You are currently viewing Growing Collards

Growing Collards

This mainstay of the Southern dining table is an excellent element to any garden.

Soul food isn’t only for people living who live in the South. True collard greens (Brassica Oleracea Acephala) are a common staple for Southern gardens and food and are typically consumed during New Year’s Day to help bring luck to the next year. However, the extremely nutritious, extremely cold-resistant plants have been grown for more than two millennia in northern African and in the Middle East, and southern Europe. Did I mention that they are a superfood that is loaded with vitamins?

Collards, an upright , slender plant that has just a single stem that may grow many feet tall, with the vast and thick leaves, takes it’s name by referring to “colewort” which is an ancient wild cabbage. Acephala is a Latin word meaning “without a head” and can be applied to all loose-leaf types of the cole family , which includes broccoli, cabbage, Brussel sprouts, cauliflower and the kale.

Since collards thrive in cooler weather It is usually planted in late season, either in the fall or even in late winter for harvest prior to hot weather turning the leaves to be bitter. Similar to other members of the cole family, it’s easy to start from seeds during the mid- to late summer , or even in the winter months however transplants are available in the latter part of winter and summer, around the time that broccoli and cabbage plants appear in the garden centers.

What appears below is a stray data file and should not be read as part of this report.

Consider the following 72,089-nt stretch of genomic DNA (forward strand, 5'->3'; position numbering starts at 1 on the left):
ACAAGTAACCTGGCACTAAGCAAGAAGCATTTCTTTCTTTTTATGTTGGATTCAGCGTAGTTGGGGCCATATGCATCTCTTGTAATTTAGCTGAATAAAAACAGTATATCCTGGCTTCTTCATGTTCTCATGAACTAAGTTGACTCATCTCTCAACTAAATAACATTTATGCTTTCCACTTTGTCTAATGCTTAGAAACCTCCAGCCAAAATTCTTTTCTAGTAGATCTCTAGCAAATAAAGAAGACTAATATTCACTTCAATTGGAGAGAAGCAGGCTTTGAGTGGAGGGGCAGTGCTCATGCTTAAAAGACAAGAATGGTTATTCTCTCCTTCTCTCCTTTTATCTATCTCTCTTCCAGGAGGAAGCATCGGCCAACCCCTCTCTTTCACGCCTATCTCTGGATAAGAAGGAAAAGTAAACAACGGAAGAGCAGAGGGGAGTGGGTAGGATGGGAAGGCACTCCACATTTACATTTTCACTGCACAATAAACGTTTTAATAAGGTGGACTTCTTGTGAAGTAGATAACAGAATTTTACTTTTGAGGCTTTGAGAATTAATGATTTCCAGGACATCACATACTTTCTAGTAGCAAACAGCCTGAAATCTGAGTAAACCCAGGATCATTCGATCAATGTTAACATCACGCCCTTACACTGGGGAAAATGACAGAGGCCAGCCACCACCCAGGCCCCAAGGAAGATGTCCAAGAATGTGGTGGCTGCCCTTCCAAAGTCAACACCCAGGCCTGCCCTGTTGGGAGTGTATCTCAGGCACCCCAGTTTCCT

Popular varieties include cold-resistant Vates and warm-weather-tolerant Georgia LS (long-standing), Blue Max with its blue-green foliage along with Morris Heading; there are several others that have varying degrees of heat or cold tolerance, and with silky or savoy (ruffled) leaves. Collards that are planted in the fall typically “bolt” (start to flower) during warm late spring temperatures, whereas spring-planted collards are able to be harvested throughout summer provided they are kept well-watered and free of pests.

Similar to its cabbage relatives collards do best in full sunlight and with an occasional feeding prior to the time of planting, and then again after they are about a foot tall. If you mix in plenty of compost to the soil prior to planting, this drought-resistant plant will require no watering once it is established. They are not susceptible to serious diseases, but are extremely attractive to caterpillars that are green and have”cabbage looper” and the white “cabbage looper” which are easily removed or spray with toxic BT (Bacillus thuringiensis).

Collard leaves can be picked all through the year, however they become less bitter following a frost, or during winter, making them popular in warm winter conditions. The leaves can be cooked as similar kale that is thick and thick, typically in soups or stir-fried along alongside other leafy vegetables. The leaves “cook down” quite a little, so make certain to collect at least a pound prior to making. Cut or tear large leaves off stems, then chop them into small or medium pieces, then cook in olive oil along with cooked chopped onions, garlic, along with chicken broth. Affionados typically cook using a bit of bacon or ham, and grease. Add salt pepper, salt, and an optional splash or hot chili sauce. To give it an REAL Southern flavor you can add a little sugar.

Join the global food revolution and give collards this season in your kitchen or in your garden and discover yourself why we Southerners should not keep something this simple, easy to make and yet so healthy to us!